Short Term 12’s greatest virtue is its intimate understanding of the sort of people who often work in rehab centers and halfway houses, or, in this case, a foster-care facility for at-risk youth. As the film boldly underlines, office-dwelling supervisors like Jack (Frantz Turner) may be bureaucratic and out of touch, but those in the proverbial trenches, like Grace (Brie Larson) and her co-worker/boyfriend, Mason (John Gallagher Jr.), know precisely where the kids in their care are coming from, specifically because they both have similar roots and (sometimes literally) similar scars. If it initially seems that Grace is one more pearly savior of multi-ethnic teens with feisty temperaments, that tired notion is squelched by reveals of the character’s own demons (including abortion woes and paternal abuse), which put her in the same league as the troubled residents she rouses from bed with a Super Soaker. “You are not their friend, and you are not their therapist,” Jack preaches to Grace. But just like a recovered addict checking folks into a detox unit, she is their equal, and there is indeed a symbiotic therapy at play, with Grace’s tough love proving an essential part of her own stability.
The trouble is, that shrewd awareness of the dynamics in these specified worlds, where personal barriers are broken down as a means of healing, is caught within a narrative that feels all too frequently calculated, marked by a serendipitous, Sundance-y aura that’s antithetical to the movie’s grittier pursuits. Short Term 12 is bookended by morning chats among Grace, Mason, and other staffers in front of their titular workplace, and while both scenes barely mask their exposition with informative anecdotes, the later one goes so far as to liken a shared story to something that would happen in the movies. Rather than achieving some sort of reparative meta-ness, which might amend any prior events that give off conveniently scripted vibes, this moment only highlights the offbeat cinematic rules the film follows.
Written and directed by Destin Cretton, the film seems better than the stock quirks with which it saddles its characters, like Grace’s habit of picking around her cuticles until they bleed, or young Jayden’s (Kaitlyn Dever) insistence that her exceptional artwork is “crap.” The bond between Grace and Jayden, whose daddy issues are virtually the same, yields the most forgone conclusions, such as Grace nearly taking justice into her own hands to help her soul sister, or Grace engaging in some damn-the-man lamp-smashing, which is expressly telegraphed early on.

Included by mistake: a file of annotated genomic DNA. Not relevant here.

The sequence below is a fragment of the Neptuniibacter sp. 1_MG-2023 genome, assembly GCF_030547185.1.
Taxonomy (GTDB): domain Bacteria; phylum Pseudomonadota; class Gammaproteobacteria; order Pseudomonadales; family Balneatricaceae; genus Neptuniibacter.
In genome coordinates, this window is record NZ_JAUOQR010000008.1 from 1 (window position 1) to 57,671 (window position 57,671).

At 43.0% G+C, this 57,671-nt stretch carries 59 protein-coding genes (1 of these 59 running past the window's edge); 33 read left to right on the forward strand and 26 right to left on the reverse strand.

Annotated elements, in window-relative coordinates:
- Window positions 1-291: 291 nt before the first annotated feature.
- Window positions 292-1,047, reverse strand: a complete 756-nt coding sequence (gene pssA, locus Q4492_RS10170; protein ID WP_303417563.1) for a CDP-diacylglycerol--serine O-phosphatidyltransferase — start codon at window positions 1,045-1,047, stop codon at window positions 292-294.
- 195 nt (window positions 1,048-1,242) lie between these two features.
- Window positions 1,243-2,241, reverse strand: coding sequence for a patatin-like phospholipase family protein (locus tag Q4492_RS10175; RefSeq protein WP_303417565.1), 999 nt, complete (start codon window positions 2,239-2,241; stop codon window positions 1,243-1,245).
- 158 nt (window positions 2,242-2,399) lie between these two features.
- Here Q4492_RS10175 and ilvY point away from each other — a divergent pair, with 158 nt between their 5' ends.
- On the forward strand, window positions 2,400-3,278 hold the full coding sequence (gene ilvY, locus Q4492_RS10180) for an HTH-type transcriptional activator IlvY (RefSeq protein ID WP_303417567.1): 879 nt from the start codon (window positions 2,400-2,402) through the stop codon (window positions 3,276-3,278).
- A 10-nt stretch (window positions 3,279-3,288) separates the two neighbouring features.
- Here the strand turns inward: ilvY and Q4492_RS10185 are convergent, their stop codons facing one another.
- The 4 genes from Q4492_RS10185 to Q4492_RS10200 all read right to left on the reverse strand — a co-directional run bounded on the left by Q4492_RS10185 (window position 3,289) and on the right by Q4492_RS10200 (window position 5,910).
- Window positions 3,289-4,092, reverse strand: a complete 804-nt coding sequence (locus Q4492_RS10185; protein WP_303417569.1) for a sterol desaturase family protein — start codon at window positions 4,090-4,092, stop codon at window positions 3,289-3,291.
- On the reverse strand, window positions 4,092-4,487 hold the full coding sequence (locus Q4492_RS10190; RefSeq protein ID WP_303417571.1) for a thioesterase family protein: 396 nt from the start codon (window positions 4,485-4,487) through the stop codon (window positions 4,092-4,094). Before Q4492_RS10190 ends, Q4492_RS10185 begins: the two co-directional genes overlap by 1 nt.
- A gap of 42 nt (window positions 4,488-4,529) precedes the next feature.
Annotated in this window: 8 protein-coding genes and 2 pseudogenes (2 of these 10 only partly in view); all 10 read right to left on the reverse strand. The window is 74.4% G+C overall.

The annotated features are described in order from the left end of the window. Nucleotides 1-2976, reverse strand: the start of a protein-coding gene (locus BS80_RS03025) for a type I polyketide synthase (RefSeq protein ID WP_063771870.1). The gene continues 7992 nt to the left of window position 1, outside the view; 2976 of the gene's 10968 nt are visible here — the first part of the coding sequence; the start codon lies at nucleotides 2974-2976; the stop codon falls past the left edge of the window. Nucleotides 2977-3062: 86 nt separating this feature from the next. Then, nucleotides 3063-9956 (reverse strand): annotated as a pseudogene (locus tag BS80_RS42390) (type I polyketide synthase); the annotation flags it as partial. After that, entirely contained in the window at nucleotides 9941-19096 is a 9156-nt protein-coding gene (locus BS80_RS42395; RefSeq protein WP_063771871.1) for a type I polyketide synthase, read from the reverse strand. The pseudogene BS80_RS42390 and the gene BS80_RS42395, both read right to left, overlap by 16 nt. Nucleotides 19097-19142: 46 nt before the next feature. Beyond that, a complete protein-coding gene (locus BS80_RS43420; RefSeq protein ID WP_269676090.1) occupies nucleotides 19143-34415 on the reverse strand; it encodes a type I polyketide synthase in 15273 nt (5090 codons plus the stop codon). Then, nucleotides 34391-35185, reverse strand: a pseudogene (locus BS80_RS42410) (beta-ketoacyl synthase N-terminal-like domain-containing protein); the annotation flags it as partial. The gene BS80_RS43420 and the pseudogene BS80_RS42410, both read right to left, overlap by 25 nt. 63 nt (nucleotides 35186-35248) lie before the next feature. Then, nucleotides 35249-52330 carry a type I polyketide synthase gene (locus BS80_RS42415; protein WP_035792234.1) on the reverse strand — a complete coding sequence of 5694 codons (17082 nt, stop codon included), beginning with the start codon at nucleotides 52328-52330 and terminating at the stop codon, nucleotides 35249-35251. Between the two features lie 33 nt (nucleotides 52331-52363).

And yet, there’s tremendous dramatic value to the aching and sometimes devastating scenes that home in on these kids’ private torments. Dreading her release to her father, Jayden throws a harrowing tantrum that’s difficult to watch, and she reads Grace a fable she wrote akin to that of the frog and the scorpion—an allegory for the many things her ill-natured dad has taken from her. Meanwhile, Marcus, a Short Term 12 veteran played by the show-stealing Keith Stanfield, spills to Mason a rap he penned about the beatings he endured from his mother, in a scene that may well reduce you to a blubbering mess (it’s followed by an equally affecting bit in which Marcus gets a buzz cut, and asks Grace to assure him that there are “no scars” remaining from his abuse).
All of this coincides with a pregnancy that Grace isn’t always sure she’ll go through with, and that perhaps unwittingly supports the idea of Short Term 12 as a place of rebirth, if not birth itself. In a scene that sees Grace tearfully look at a sonogram, a flood of cumulative feeling is released on the viewer, and one that isn’t so simple as to justify the unease of bringing a child into the world—a world that clearly sees kids regularly wronged. The scene’s imagery feels precarious, and it’s not unlike Cretton’s chosen visual motif, wherein Grace arrives to work each day on her bike, rolling into the director’s static frame of the building. We gather from this that Grace has survived life to the point that she can come and go as she pleases, but there’s also the sense that she’s always been close to being on the other side of the walls, boxed in by what life has thrown at her.